Broadcast 371 (Special Edition)

07 Aug 2005 Dr. William "Red" Whittaker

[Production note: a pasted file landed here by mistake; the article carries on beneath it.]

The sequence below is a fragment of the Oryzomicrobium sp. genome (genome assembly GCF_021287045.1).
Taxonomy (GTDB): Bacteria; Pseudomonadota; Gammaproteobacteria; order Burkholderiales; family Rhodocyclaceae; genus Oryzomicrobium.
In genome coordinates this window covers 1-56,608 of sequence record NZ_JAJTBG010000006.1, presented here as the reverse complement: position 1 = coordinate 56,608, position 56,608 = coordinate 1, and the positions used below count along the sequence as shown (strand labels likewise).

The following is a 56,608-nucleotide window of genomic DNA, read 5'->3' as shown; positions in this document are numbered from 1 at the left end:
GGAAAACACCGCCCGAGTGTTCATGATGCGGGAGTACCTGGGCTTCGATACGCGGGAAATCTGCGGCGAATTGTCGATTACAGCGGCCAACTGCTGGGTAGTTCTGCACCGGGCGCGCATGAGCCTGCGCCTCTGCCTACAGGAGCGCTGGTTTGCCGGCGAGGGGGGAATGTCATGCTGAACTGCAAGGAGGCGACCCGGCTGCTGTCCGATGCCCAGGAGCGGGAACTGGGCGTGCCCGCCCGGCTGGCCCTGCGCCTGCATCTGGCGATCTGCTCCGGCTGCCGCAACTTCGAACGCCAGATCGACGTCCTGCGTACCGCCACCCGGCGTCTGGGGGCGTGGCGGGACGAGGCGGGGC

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Dr. Red Whittaker was the guest for this special Sunday evening Space Show program. When listening to this program, Space Show listeners are urged to check out these related websites: www.frc.ri.cmu.edu, www.redteamracing.org, and www.workhorsetech.com. Dr. Whittaker began the interview with a discussion of the state of the art for robotics for space exploration, then for other robotic uses including farming, mining, earthwork, cleanup including situations such as Three Mile Island and Chernobyl, and more. We talked about how well suited robots are for lunar exploration, especially going into craters and researching ice at the lunar poles. Several listeners asked Dr. Whittaker about the best academic path for pursuing a career in robotics, including the best path and the most likely profile for women entering college and wanting to specialize in the work discussed by Dr. Whittaker. As Dr. Whittaker is again entering this year's DARPA Grand Challenge (see www.darpa.mil/grandchallenge/), he talked about the contest to have the robots cross the desert completely on their own. Dr. Whittaker not only explained the basics of the challenge, but also the time trials, the contestants, the simulations his team has used to perfect their design and entry, and the lessons learned from last year which they have applied to this year. He talked at length about the passion and fun in doing this work, making it clear that the only way to really lose is not to play, not to engage in the Grand Challenge and this type of work. We also discussed the state of robotics around the world, ITAR considerations, and many other related subjects and applications for advanced robots. Dr. Whittaker explained the importance not only of the technological advances being made in robotics and the speed at which advances are happening, but also the changes going on within our culture over the years which make the use of the robots acceptable to us. As robots are being used for more and more space applications as well as for applications here on Earth, we are coming to understand their importance and the contributions they make for our humanity. We also need to understand the lines that distinguish what is best suited for a robot and what is best suited for manned space exploration and development. Listening to Dr. Red Whittaker discuss this subject and his work certainly advances our knowlege and understanding of this subject. Its a discussion you will not want to miss. Dr. Whittaker can be reached by e-mail through the contact information provided on either of the three websites listed early in this e-mail. In addition, he can be contacted through me at drspace@thespaceshow.com.

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